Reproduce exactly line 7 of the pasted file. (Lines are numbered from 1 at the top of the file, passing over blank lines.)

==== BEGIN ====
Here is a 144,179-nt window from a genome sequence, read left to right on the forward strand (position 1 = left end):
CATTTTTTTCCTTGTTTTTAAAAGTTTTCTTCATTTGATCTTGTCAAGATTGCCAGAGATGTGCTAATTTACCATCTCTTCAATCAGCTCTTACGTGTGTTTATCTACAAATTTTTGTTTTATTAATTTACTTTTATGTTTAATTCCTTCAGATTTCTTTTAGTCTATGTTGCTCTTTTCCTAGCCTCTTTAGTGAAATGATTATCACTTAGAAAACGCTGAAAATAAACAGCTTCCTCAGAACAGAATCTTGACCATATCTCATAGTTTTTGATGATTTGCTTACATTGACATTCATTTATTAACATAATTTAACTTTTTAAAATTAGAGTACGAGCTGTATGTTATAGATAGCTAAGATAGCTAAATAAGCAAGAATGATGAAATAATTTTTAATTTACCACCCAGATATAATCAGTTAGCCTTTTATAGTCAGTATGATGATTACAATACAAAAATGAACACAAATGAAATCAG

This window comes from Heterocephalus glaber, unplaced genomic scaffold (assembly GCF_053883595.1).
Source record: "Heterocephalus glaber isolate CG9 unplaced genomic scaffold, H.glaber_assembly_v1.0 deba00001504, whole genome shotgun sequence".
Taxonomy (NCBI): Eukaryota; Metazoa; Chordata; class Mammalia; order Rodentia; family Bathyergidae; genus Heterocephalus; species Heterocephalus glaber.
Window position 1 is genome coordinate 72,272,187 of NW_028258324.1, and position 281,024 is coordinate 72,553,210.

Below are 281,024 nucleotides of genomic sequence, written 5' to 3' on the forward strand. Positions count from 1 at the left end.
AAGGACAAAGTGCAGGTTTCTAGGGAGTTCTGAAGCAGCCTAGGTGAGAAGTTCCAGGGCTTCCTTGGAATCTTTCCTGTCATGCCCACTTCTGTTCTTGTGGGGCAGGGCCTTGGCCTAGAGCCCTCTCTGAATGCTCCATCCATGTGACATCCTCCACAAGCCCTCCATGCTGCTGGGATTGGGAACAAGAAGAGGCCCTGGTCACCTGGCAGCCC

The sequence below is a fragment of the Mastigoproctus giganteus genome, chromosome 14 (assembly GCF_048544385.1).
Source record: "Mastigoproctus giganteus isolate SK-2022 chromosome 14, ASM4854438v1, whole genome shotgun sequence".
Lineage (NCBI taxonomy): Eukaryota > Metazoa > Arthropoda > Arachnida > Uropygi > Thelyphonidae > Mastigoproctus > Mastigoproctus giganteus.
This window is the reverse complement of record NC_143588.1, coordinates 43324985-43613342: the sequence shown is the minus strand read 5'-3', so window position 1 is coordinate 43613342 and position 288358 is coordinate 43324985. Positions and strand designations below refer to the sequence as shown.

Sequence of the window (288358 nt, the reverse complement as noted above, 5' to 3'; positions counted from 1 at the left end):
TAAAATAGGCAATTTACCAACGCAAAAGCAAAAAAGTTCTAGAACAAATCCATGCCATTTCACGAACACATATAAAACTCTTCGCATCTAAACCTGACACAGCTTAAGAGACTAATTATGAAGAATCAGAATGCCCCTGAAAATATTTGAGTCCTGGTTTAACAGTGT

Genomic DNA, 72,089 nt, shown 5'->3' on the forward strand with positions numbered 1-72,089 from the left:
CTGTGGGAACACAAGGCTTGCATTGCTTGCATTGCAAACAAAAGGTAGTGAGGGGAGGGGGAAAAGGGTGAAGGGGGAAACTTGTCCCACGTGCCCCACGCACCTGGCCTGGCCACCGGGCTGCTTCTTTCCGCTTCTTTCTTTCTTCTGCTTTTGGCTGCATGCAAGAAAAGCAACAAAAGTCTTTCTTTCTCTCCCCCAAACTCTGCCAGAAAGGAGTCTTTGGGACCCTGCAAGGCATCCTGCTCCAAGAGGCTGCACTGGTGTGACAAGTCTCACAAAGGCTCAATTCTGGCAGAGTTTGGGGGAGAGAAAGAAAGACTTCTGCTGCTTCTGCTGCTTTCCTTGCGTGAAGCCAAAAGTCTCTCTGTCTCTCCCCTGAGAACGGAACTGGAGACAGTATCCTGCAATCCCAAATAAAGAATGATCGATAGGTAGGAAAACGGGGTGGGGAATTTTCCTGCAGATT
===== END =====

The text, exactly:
Below are 281,024 nucleotides of genomic sequence, written 5' to 3' on the forward strand. Positions count from 1 at the left end.